Porewater and benthic biogeochemistry
Benthic environments in both marine and lacustrine settings are sites where strong geochemical gradients can be observed. Diffusive fluxes of solutes across the sediment-water interface and reaction rates in these environments are controlled by the organic matter quality and bottom water O2 concentrations. Understanding the role of sediments as either a source or a sink for nutrients (either amplifying or alleviating water column eutrophication) is a prerequisite for establishing reliable nutrient budgets at the ecosystem scale.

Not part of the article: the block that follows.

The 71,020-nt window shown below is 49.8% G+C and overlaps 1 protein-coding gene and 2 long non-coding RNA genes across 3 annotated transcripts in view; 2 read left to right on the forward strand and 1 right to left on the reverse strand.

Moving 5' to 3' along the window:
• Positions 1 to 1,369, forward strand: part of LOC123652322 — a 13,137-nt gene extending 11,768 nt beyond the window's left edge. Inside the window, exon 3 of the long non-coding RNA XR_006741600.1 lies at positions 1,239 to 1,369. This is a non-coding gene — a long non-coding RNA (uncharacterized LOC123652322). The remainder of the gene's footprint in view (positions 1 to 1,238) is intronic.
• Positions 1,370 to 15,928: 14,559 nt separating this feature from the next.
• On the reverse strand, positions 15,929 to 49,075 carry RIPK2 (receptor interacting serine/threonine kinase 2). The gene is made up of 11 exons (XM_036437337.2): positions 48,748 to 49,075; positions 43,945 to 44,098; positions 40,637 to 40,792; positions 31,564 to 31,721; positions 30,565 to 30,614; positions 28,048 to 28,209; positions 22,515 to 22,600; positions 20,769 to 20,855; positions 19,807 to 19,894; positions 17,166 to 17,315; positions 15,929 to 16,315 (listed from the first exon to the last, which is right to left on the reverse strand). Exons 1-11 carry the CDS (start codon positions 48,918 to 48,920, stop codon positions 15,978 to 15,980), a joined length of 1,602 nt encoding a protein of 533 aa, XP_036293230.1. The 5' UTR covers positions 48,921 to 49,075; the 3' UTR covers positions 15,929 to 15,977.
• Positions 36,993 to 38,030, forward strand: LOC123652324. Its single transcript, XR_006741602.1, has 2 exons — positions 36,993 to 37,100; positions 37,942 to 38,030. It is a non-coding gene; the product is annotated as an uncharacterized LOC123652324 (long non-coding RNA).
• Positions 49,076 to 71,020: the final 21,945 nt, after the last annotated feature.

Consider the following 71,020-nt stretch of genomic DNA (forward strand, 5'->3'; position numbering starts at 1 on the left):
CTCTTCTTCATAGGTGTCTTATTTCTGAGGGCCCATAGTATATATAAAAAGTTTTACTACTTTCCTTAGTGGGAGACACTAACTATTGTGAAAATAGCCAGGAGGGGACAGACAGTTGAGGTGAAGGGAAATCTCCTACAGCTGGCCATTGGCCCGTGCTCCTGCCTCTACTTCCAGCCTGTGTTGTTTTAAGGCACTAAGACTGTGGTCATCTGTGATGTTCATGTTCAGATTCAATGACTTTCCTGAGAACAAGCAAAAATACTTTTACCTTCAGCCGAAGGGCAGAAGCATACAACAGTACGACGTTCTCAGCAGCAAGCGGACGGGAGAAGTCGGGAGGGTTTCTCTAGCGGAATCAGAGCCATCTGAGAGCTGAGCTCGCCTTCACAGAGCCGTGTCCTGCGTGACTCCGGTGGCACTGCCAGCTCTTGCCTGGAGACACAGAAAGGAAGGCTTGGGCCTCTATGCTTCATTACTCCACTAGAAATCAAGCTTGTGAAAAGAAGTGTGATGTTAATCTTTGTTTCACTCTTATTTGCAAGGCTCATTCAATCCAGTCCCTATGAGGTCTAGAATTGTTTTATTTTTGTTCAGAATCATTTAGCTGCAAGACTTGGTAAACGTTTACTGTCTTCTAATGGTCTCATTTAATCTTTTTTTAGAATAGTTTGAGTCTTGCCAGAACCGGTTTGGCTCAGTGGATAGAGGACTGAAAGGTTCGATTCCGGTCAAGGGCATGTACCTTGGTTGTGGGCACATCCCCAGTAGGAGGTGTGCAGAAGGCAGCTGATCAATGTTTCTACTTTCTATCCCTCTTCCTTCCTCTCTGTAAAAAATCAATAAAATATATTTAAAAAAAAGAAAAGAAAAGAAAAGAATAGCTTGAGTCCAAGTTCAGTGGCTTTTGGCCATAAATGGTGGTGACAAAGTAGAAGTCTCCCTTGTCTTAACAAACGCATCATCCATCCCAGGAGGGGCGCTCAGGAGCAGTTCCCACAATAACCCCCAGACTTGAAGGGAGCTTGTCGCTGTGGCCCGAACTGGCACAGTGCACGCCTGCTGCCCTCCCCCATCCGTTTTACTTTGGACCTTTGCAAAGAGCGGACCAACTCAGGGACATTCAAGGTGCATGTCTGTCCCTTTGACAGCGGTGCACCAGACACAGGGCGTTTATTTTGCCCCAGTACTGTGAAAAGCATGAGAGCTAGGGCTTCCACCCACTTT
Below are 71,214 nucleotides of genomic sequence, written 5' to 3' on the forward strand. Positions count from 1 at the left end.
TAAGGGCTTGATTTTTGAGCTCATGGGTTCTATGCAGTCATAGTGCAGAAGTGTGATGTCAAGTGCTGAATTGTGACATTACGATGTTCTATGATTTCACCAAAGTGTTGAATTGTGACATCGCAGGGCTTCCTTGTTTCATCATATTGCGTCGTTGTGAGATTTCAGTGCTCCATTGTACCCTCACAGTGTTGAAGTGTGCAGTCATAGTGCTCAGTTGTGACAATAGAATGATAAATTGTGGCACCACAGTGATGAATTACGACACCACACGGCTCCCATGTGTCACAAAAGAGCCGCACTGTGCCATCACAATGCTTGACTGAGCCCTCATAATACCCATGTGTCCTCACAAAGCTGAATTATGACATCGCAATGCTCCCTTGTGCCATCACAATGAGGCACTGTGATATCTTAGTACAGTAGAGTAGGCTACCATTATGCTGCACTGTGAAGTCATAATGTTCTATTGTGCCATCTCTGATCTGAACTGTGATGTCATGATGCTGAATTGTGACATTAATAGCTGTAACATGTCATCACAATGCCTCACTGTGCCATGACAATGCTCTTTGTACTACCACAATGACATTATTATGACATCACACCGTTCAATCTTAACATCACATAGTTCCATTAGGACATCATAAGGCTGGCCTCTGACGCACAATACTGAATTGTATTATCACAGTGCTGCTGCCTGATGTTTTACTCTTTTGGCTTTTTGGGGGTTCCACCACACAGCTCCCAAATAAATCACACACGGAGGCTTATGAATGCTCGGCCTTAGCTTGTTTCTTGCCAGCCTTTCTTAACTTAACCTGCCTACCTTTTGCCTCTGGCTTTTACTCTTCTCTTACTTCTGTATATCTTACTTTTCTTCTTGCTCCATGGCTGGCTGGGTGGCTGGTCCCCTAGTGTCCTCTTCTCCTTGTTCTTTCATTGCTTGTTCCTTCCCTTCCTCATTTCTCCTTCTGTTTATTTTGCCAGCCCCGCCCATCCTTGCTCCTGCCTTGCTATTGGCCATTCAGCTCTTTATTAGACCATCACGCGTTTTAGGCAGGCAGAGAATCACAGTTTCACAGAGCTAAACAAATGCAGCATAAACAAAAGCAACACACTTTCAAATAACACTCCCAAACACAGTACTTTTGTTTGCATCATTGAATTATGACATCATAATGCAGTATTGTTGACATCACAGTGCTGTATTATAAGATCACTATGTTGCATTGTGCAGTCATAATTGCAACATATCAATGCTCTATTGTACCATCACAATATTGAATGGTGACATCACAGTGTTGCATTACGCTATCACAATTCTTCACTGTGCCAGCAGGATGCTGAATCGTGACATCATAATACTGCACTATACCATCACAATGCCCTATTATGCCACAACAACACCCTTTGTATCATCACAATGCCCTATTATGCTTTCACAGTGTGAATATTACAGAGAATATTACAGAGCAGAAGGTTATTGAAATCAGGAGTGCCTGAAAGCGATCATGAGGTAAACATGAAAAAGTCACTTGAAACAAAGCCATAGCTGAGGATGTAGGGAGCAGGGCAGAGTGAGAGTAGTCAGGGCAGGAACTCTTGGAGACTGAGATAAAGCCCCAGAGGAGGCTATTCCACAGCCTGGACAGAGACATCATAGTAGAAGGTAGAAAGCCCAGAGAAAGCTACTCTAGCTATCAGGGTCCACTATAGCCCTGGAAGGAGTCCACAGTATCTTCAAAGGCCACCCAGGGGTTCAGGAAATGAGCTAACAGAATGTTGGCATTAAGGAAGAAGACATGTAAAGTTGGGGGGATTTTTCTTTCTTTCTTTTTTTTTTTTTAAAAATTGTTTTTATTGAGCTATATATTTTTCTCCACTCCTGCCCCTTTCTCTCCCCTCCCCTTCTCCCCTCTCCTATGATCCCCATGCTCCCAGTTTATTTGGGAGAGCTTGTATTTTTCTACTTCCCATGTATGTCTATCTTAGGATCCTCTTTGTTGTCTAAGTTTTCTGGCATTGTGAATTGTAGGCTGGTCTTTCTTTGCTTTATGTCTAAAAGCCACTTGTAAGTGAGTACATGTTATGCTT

Our research aims at quantifying benthic diffusive solute fluxes and reaction rates as function of changing environmental conditions and the reactivity of organic matter in aquatic sediments. Flux rates are assessed using a variety of approaches such as whole core and slurry incubations and porewater geochemical profiling techniques. A particular focus lies on the benthic fluxes and porewater geochemistry of dissolved forms of N, including their isotopologues. We are mainly interested in denitrification and other modes of suboxic N2 and N2O production (with potential links to other element cycles). Our research activities seek, for example, to verify links between seasonal variations in benthic N fluxes and variations in the sedimentary microbial community structure, to understand the net isotope effect of benthic N elimination on the DIN pool in the water body, and to assess the relative importance of benthic versus water column transformation processes for ecosystem-scale N budgets.